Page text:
There are going to be people who really want that and, so, to the degree that that institution really only seeks to serve that segment of the market and do it exceptionally well, I think they will absolutely thrive. For a large public institution — a land-grant institution or a community college — where you’re serving a much more diverse array of student types, more and more, you’re going to have students who don’t finish their whole education in the 18 to 24-year-old span, who get part of the way there and need to get the rest of the way there after some kind of delay. Or, they do get all the way there and within a couple of years, they need some refresher.
All of those students, 10 years from now, … will have had an experience of doing some learning online. They’ll be living in a world where they expect to be able to engage in education in bite-sized ways wherever they are, whenever they want. I really don’t think a large public institution is going to be able to really serve the kinds of large groups of students without some sensibility toward the kind of things that continuing ed [units] already understand.
Does that mean there’s going to continue to be a separate continuing ed unit? Maybe, particularly for folks who just want the credential or the part-time kind of thing. But, do I sense that more and more universities will snap back the professional master’s degree program that are hybrid and online today delivered through the continuing ed unit? Yeah, probably so. They will just become more of the norm and see more of the standard operating procedures of the university.
4. Do you think the traditional four-year degree is going to be the most common route to a credential in 10 years’ time?
I still think that will be the case. I heard somebody say that if Abraham Lincoln walked into a college classroom today, he’d know exactly where he was. It doesn’t change that fast.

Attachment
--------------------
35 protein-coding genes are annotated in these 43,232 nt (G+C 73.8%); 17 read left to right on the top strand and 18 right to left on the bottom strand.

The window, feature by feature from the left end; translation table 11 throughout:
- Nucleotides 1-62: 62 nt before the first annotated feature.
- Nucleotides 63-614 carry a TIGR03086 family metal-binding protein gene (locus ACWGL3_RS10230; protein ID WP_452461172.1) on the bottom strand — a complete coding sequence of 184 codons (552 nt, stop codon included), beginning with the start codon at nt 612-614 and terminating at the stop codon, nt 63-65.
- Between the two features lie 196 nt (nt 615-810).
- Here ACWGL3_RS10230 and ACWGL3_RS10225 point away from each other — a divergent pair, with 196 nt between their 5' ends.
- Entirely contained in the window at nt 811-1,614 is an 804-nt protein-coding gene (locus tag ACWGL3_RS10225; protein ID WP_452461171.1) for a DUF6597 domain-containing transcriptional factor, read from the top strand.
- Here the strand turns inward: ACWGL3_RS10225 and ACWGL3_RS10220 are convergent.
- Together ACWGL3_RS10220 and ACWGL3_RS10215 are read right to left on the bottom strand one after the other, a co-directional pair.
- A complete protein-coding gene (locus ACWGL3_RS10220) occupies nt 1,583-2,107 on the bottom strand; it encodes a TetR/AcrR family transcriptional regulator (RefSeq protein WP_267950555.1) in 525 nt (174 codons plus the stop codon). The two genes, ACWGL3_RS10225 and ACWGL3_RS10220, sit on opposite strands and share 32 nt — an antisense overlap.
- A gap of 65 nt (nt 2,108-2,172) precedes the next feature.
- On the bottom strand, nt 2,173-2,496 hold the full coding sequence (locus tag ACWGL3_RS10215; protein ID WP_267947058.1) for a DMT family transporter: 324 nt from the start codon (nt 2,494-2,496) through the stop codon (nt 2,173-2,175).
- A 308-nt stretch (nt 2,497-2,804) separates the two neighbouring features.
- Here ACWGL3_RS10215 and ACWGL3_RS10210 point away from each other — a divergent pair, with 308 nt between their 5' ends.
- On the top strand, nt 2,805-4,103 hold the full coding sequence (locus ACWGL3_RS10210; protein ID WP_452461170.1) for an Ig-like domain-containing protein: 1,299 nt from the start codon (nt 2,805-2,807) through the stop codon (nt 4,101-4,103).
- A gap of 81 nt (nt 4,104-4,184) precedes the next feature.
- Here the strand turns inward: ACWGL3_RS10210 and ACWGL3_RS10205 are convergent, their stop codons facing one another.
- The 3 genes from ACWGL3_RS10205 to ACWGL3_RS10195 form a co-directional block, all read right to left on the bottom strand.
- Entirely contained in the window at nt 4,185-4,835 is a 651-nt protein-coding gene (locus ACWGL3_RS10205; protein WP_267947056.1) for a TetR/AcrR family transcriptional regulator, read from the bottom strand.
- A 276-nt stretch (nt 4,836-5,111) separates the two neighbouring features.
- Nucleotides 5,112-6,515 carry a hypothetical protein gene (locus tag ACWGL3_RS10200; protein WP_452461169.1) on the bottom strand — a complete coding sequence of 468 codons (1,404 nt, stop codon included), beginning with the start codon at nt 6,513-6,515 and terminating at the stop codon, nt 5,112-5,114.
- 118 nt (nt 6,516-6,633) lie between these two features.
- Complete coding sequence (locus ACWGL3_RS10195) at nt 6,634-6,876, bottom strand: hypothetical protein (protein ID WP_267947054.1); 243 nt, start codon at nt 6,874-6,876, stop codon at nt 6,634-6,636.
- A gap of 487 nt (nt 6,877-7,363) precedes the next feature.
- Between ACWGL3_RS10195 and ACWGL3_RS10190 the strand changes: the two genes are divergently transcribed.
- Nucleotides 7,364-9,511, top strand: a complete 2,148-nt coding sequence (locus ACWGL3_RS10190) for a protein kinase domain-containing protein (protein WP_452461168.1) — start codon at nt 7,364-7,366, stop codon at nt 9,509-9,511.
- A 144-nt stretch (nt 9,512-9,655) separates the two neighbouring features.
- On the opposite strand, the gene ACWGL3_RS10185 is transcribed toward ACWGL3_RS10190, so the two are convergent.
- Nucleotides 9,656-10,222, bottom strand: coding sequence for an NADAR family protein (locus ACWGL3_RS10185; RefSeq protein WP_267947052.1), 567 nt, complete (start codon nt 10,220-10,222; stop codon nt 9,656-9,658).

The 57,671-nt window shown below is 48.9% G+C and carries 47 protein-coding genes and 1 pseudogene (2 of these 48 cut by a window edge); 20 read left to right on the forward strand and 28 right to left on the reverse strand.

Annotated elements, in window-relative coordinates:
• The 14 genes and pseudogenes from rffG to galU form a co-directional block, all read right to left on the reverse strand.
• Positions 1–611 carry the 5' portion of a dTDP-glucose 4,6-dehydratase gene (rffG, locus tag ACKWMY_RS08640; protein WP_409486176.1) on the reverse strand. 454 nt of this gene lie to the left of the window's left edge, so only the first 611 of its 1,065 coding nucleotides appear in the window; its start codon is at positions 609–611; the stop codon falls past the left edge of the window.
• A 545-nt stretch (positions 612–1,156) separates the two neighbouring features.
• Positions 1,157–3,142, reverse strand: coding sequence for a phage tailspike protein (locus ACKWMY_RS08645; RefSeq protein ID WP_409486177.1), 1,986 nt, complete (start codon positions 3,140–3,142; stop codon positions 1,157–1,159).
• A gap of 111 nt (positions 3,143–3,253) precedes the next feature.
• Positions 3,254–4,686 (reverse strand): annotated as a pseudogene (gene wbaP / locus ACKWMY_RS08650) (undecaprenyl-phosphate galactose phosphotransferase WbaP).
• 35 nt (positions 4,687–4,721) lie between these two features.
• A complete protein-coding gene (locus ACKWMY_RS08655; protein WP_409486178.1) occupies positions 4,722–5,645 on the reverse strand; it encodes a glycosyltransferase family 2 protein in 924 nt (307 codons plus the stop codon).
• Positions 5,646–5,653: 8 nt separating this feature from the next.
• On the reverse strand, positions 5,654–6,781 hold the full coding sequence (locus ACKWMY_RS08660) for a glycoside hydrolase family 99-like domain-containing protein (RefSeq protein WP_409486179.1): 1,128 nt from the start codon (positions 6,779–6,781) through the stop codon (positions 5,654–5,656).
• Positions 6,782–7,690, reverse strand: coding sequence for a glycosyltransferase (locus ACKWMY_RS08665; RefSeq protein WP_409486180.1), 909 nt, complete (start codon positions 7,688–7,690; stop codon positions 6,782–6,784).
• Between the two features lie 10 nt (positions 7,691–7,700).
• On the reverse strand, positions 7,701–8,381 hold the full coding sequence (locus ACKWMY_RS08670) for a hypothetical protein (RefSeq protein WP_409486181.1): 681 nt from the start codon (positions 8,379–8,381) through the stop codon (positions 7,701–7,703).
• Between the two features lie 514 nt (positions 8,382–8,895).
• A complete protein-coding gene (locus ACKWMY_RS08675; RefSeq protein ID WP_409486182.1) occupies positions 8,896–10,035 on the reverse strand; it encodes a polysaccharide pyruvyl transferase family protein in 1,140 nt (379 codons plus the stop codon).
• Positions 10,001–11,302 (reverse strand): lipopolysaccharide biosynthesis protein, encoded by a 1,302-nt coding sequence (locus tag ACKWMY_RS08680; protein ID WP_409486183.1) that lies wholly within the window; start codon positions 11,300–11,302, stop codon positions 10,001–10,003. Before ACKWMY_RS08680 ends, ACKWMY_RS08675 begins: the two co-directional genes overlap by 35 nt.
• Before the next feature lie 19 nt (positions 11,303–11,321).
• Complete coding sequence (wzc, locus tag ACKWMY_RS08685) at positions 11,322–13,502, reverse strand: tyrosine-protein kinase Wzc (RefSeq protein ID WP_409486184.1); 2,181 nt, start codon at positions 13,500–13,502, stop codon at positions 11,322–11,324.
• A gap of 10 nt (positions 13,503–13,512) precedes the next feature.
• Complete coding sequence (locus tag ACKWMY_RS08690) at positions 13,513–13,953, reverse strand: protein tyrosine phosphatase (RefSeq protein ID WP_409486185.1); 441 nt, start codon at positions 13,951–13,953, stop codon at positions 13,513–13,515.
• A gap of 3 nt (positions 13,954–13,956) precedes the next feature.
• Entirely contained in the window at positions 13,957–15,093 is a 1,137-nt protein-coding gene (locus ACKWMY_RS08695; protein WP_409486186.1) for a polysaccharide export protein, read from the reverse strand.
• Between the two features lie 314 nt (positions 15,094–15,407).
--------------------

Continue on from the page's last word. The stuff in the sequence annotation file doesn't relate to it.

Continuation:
Ten years from now, do I think people won’t be getting undergraduate degrees? Will there be a huge shift in the portion of those who seek higher education and who are not doing that? No, I do not think so. But I do think the way people get to it may be different on the margins, and then the margins themselves will open up channels for people to pursue a full degree program but also to be able to get credentials for much smaller batches of content and expertise and skill development. You see it with the badges, you see it with this notion of digital portfolios — the people being able to build them and share.
5. What are the most significant challenges worrying continuing education leaders today?
Some of the most advanced ones — the ones who are operating fairly large-scale online units or degree-granting units — they’re really focused on the part-time working adult. I think the smartest people in those operations are starting to get very, very concerned about retention and student success.
The reality is that retention of … undergraduate students … is lower on the online side or on the adult side. The reason that is such a concern is that, as we talked about, more and more visibility coming from the university and also from funding sources like the federal government toward online learning means more scrutiny of outcomes. When you start looking under the rocks, retention rates — even for some of the very best universities you can think of, with the most advanced systems in online learning — still suffer. They suffer in large part because the students they are serving are working adults, but those working adults don’t face dramatically different financial aid policies than a traditional residential student does. So it’s fair for the federal government to look at the money it’s lending to students, seeing how likely they are to get through to completing a degree and going, “Wait, this is just not making sense as an investment.”
The moment those kind of questions start arising, and the Title IV spigot starts to get closed down a little bit, that is serious stuff for continuing ed units who serve the part-time students.
The smartest folks right now really are trying to get their head around retention and completion.
6. Is it fair for these students to be ranked or expected to complete along the same lines as a traditional-aged student? What can higher education institutions do to make government bodies understand the particular challenges and pathways that adult students take?